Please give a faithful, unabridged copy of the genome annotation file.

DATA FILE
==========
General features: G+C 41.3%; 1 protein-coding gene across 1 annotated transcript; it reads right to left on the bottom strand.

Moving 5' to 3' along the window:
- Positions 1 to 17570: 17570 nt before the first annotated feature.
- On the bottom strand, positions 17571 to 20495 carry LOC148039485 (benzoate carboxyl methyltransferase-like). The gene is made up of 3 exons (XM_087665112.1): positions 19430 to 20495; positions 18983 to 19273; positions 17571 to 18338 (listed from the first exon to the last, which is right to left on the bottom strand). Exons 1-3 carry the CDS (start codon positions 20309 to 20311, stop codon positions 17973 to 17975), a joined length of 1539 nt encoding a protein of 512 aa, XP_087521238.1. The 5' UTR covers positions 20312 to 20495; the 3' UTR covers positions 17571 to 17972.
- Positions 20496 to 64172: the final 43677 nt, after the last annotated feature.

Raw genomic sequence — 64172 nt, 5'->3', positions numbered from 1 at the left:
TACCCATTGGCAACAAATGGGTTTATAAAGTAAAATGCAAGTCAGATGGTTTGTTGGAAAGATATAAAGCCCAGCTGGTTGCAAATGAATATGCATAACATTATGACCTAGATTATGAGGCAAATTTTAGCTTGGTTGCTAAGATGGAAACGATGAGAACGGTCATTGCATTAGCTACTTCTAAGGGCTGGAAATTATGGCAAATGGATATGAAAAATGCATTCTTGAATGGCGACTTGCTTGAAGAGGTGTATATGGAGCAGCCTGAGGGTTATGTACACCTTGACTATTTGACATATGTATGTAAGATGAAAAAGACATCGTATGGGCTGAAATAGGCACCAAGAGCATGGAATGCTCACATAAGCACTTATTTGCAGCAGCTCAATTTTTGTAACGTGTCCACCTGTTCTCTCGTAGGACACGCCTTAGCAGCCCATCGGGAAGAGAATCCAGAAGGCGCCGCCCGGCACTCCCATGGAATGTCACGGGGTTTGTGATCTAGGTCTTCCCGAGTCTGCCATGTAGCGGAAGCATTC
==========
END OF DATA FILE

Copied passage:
General features: G+C 41.3%; 1 protein-coding gene across 1 annotated transcript; it reads right to left on the bottom strand.

Moving 5' to 3' along the window:
- Positions 1 to 17570: 17570 nt before the first annotated feature.
- On the bottom strand, positions 17571 to 20495 carry LOC148039485 (benzoate carboxyl methyltransferase-like). The gene is made up of 3 exons (XM_087665112.1): positions 19430 to 20495; positions 18983 to 19273; positions 17571 to 18338 (listed from the first exon to the last, which is right to left on the bottom strand). Exons 1-3 carry the CDS (start codon positions 20309 to 20311, stop codon positions 17973 to 17975), a joined length of 1539 nt encoding a protein of 512 aa, XP_087521238.1. The 5' UTR covers positions 20312 to 20495; the 3' UTR covers positions 17571 to 17972.
- Positions 20496 to 64172: the final 43677 nt, after the last annotated feature.

Raw genomic sequence — 64172 nt, 5'->3', positions numbered from 1 at the left:
TACCCATTGGCAACAAATGGGTTTATAAAGTAAAATGCAAGTCAGATGGTTTGTTGGAAAGATATAAAGCCCAGCTGGTTGCAAATGAATATGCATAACATTATGACCTAGATTATGAGGCAAATTTTAGCTTGGTTGCTAAGATGGAAACGATGAGAACGGTCATTGCATTAGCTACTTCTAAGGGCTGGAAATTATGGCAAATGGATATGAAAAATGCATTCTTGAATGGCGACTTGCTTGAAGAGGTGTATATGGAGCAGCCTGAGGGTTATGTACACCTTGACTATTTGACATATGTATGTAAGATGAAAAAGACATCGTATGGGCTGAAATAGGCACCAAGAGCATGGAATGCTCACATAAGCACTTATTTGCAGCAGCTCAATTTTTGTAACGTGTCCACCTGTTCTCTCGTAGGACACGCCTTAGCAGCCCATCGGGAAGAGAATCCAGAAGGCGCCGCCCGGCACTCCCATGGAATGTCACGGGGTTTGTGATCTAGGTCTTCCCGAGTCTGCCATGTAGCGGAAGCATTC